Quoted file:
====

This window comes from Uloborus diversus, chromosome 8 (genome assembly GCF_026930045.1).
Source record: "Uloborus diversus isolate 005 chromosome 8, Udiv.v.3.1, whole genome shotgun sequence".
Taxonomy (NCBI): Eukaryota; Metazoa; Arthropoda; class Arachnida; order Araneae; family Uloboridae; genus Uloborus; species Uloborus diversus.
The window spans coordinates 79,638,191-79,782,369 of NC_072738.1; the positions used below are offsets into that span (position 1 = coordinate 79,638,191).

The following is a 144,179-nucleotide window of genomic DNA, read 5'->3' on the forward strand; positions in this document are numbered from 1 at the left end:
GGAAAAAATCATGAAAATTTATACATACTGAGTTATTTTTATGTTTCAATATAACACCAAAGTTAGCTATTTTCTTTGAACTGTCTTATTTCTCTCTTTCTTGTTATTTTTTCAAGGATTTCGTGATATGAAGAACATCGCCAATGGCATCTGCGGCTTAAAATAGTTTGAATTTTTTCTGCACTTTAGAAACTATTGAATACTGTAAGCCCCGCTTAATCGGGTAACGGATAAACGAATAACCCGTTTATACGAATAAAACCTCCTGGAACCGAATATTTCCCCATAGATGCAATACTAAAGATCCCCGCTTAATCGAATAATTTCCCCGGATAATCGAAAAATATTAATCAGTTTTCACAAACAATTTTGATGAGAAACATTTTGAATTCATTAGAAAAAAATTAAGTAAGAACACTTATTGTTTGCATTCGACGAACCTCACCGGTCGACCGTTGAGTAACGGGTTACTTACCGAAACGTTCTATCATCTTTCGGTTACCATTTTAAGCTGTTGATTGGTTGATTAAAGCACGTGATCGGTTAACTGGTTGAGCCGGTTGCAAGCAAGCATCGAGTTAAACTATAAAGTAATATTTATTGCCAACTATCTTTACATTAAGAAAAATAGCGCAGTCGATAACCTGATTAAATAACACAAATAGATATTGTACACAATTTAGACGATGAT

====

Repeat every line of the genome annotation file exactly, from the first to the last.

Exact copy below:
This window comes from Uloborus diversus, chromosome 8 (genome assembly GCF_026930045.1).
Source record: "Uloborus diversus isolate 005 chromosome 8, Udiv.v.3.1, whole genome shotgun sequence".
Taxonomy (NCBI): Eukaryota; Metazoa; Arthropoda; class Arachnida; order Araneae; family Uloboridae; genus Uloborus; species Uloborus diversus.
The window spans coordinates 79,638,191-79,782,369 of NC_072738.1; the positions used below are offsets into that span (position 1 = coordinate 79,638,191).

The following is a 144,179-nucleotide window of genomic DNA, read 5'->3' on the forward strand; positions in this document are numbered from 1 at the left end:
GGAAAAAATCATGAAAATTTATACATACTGAGTTATTTTTATGTTTCAATATAACACCAAAGTTAGCTATTTTCTTTGAACTGTCTTATTTCTCTCTTTCTTGTTATTTTTTCAAGGATTTCGTGATATGAAGAACATCGCCAATGGCATCTGCGGCTTAAAATAGTTTGAATTTTTTCTGCACTTTAGAAACTATTGAATACTGTAAGCCCCGCTTAATCGGGTAACGGATAAACGAATAACCCGTTTATACGAATAAAACCTCCTGGAACCGAATATTTCCCCATAGATGCAATACTAAAGATCCCCGCTTAATCGAATAATTTCCCCGGATAATCGAAAAATATTAATCAGTTTTCACAAACAATTTTGATGAGAAACATTTTGAATTCATTAGAAAAAAATTAAGTAAGAACACTTATTGTTTGCATTCGACGAACCTCACCGGTCGACCGTTGAGTAACGGGTTACTTACCGAAACGTTCTATCATCTTTCGGTTACCATTTTAAGCTGTTGATTGGTTGATTAAAGCACGTGATCGGTTAACTGGTTGAGCCGGTTGCAAGCAAGCATCGAGTTAAACTATAAAGTAATATTTATTGCCAACTATCTTTACATTAAGAAAAATAGCGCAGTCGATAACCTGATTAAATAACACAAATAGATATTGTACACAATTTAGACGATGAT